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    I was just coming in to ask the same thing as Emy and SPC.... what happens in the case of congenital abnormalities? I'm totally not having a go at you, I think free pregnancy and freebirth sounds so wonderful, and if I was to have another bub I would consider it, but I personally would probably opt for a short u/s to check for any abnormalities, so that if there are any life threatening problems, I would be prepared for it at birth, in hospital if need be. I think I'm probably worried about this because I have a close friend who had a bubby with major heart defects, it was picked up at her u/s, baby was whisked away at birth to go to NICU and operated on soon after to save her life. She would not have survived if she was born at home.

    Anyway I know these things are rare and I'm not trying to change your mind or scare you, I was just curious as to how you weighed up the risks of u/s vs no u/s.

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    Quote Originally Posted by EmyN View Post
    MrsDJ - I am not criticising anyone's "journey" or decisions. I don't particularly care what other people choose to do, it's not my place. Go BornToBe and her choice of freebirth! I just don't like incorrect information being out there for other impressionable people to read.
    Your info and experiences may be different from others, most women who chose to go the freebirth/unassisted route are extremely knowledgeable on all sorts of issues that can arise in pregnancy and during birth and how they would manage it if it were to arise. So to you it may be incorrect, to them they may feel they are making an INFORMED decision.

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    Quote Originally Posted by V8 View Post
    Your info and experiences may be different from others, most women who chose to go the freebirth/unassisted route are extremely knowledgeable on all sorts of issues that can arise in pregnancy and during birth and how they would manage it if it were to arise. So to you it may be incorrect, to them they may feel they are making an INFORMED decision.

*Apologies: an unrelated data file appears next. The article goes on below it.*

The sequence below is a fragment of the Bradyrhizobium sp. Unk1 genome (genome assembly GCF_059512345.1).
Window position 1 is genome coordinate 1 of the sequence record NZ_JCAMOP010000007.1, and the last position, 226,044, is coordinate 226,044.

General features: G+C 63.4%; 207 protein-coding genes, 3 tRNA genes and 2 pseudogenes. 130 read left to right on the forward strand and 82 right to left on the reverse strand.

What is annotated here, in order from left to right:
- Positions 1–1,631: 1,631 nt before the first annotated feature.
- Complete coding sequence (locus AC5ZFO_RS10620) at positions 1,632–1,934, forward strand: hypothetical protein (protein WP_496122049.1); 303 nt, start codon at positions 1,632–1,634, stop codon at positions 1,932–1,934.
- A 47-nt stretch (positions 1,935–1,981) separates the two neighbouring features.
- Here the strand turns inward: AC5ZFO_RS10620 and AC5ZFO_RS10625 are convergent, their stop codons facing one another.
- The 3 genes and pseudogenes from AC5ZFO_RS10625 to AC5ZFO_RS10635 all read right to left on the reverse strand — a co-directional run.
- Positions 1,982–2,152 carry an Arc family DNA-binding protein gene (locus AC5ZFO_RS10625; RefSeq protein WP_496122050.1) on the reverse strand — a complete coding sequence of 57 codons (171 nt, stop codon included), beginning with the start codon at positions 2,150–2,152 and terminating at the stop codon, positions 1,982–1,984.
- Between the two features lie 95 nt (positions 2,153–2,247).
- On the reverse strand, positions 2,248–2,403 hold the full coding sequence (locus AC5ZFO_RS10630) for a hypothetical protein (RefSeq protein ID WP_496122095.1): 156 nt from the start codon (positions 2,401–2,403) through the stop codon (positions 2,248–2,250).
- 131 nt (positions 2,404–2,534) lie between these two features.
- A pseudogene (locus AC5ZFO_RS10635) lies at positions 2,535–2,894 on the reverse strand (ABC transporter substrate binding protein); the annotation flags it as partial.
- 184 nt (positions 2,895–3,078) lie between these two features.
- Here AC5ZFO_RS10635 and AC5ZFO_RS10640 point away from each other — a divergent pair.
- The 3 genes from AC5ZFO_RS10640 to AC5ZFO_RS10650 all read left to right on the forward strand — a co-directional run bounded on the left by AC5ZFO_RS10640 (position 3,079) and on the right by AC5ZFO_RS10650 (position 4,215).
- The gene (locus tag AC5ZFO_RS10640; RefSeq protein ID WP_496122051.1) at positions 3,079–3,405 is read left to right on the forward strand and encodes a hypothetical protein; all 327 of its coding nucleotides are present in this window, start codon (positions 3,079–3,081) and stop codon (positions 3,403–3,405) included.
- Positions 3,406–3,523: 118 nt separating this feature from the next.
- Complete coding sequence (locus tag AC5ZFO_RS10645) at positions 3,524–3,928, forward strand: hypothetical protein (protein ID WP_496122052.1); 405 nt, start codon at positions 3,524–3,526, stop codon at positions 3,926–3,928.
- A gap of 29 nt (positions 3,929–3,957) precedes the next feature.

I know they are making an informed decision based on their info etc and we all have different experiences. I just don't want a new mumma-to-be reading that ultrasounds are useless apart from detecting placentas, and that placentas can be detected by stethoscopes because that IS wrong, and I can see no room to move on that. I am happy to agree to disagree.

    P.S. Another point even if you believe placenta praevia can be deteced that way, placenta accreta certainly can't be. Once again rare etc, but I just want to make the point.

    Merry Christmas everyone!!

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    EmyN - but placenta previa gives OTHER signs, like bleeding, it's not just picked up on US. Many people, myself included, trust in their bodies and know when something isn't right.

    I wasn't having a totally free pregnancy, but I was planning to freebirth at home with a Doula and my husband. I had bleeding, went to hospital, turns out it is placenta previa.

    Free pregnancy and free birth CAN be safe and as long as women trust in their bodies to show them when something isn't right then it is safe. There is always the option to have their fears investigated further if they are worried about something, but pregnancy and birth don't have to be medical.

  10. #40
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    headoverfeet is offline The truth will set you free, but first it will **** you off. -Gloria Steinem
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    Quote Originally Posted by elleandbump View Post
    EmyN - but placenta previa gives OTHER signs, like bleeding, it's not just picked up on US. Many people, myself included, trust in their bodies and know when something isn't right.

    I wasn't having a totally free pregnancy, but I was planning to freebirth at home with a Doula and my husband. I had bleeding, went to hospital, turns out it is placenta previa.

    Free pregnancy and free birth CAN be safe and as long as women trust in their bodies to show them when something isn't right then it is safe. There is always the option to have their fears investigated further if they are worried about something, but pregnancy and birth don't have to be medical.
    This, thanks e&b for saving me typing a long reply from my phone.

    I'm sorry it hurts BF but that's how I feel about birth. Some babies and women die it's a fact of life and yes, I have had friends lose babies during birth.

    I can't remember who said you can't detect the location of the placenta with a doppler but you can, you need experience yes, but it can be done.

    1 out of 8 babies or women? I can't remember what was said, but that is a load of ****, maybe when birth became something people thought they had to 'do' something about yes, but there are a few studies done in tribes by OBs that show no deaths in birth for the period of time they were observed (2yrs from memory).